As Kevin talks about both that conversation and his life since, Rebecca constantly interrupts him. What important things does she have to share? At one point, she explains that she can’t possibly be racist because she took an African dance class. That would have been absurd satire, except she was completely serious.
It’s an excellent illustration of how so many (progressive, liberal, educated, and/or wealthy) white people behave today, though. They cannot admit or accept that Black people have a considerably different—and worse—experience just by existing. I know, because I used to think that way, too. 1992 Andy was undoubtedly on 1992 Becky’s side of that argument. But over time, I’ve listened and learned, and do my best to keep doing that, while also pushing for change whenever I can.
Norm—who’s right there between Rebecca and Kevin just like he was during that initial “What power do I have, Kevin?” argument—finally tells Rebecca to shut up. As we find out later, he’s actually trying to protect her. The cast has agreed to support and protect each other. “I kept thinking: what is this going to look like when it airs?” Norm tells us later.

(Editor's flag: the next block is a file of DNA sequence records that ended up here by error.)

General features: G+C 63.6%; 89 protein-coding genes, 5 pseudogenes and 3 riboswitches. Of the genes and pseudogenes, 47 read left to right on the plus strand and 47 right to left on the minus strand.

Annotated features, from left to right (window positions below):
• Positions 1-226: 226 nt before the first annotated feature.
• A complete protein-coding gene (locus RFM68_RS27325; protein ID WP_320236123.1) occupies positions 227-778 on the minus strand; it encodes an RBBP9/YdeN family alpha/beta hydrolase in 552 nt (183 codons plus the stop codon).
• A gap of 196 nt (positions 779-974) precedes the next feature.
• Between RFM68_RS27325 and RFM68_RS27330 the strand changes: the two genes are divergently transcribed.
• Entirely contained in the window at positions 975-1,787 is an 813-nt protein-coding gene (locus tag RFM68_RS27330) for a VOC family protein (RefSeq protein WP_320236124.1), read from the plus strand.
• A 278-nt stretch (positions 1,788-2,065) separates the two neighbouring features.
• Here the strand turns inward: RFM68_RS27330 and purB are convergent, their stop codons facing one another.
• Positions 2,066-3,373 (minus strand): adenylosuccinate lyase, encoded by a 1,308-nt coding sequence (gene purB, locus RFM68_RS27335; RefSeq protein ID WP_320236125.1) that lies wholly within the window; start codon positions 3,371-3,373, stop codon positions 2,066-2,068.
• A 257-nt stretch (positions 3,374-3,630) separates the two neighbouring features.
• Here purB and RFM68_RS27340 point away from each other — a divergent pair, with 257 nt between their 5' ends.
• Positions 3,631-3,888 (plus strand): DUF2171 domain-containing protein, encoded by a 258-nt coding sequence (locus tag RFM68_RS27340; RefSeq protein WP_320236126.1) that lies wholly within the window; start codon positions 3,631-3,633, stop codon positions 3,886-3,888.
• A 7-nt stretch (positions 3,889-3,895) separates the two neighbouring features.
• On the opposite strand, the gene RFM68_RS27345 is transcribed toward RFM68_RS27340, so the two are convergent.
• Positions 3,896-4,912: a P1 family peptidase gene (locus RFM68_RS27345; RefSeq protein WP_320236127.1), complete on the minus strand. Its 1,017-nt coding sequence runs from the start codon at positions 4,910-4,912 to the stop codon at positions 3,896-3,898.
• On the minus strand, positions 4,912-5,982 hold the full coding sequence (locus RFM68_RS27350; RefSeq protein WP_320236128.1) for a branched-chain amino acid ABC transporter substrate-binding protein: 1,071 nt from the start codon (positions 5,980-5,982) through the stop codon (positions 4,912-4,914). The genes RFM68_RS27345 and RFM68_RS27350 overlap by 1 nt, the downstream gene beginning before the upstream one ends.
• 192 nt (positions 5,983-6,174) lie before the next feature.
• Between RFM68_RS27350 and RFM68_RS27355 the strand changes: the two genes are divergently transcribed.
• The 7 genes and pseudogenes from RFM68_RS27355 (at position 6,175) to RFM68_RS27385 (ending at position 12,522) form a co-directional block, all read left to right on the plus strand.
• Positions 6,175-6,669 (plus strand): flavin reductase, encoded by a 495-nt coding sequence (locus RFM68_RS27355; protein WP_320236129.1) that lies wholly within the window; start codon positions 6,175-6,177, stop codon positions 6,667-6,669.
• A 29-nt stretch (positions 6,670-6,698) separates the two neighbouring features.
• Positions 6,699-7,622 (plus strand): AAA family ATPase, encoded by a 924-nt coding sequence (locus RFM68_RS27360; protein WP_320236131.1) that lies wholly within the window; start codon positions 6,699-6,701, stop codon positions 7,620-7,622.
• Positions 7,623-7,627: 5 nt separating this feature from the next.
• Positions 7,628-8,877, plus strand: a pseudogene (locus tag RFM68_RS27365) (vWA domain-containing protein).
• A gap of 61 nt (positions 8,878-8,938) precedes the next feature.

Rebecca packs up and leaves, barely even talking to her fellow cast members. Her rationale for bailing is that she’s been blindsided and set-up by the producers who dared to show them footage of a show that aired 29 years ago. (Rebecca has since posted and deleted an incoherent Instagram statement about her decision to leave.)
“Not much changed from The Real World then to The Real World now. It’s kind of in its own time warp. You know, the conversation hasn’t evolved,” Becky says in an interview. But she fails to realize that what didn’t change is her. Instead, she blames others: “it’s because people want to fight. I’m not in the fight.” Last year, many white people finally understood why racism is our fight, too. As Julie says, it’s not enough to just not be a racist.
The editing is brutal in making the point that this is what Becky did in 1992, and also that 2021 Rebecca is mostly interested in talking about her house in France.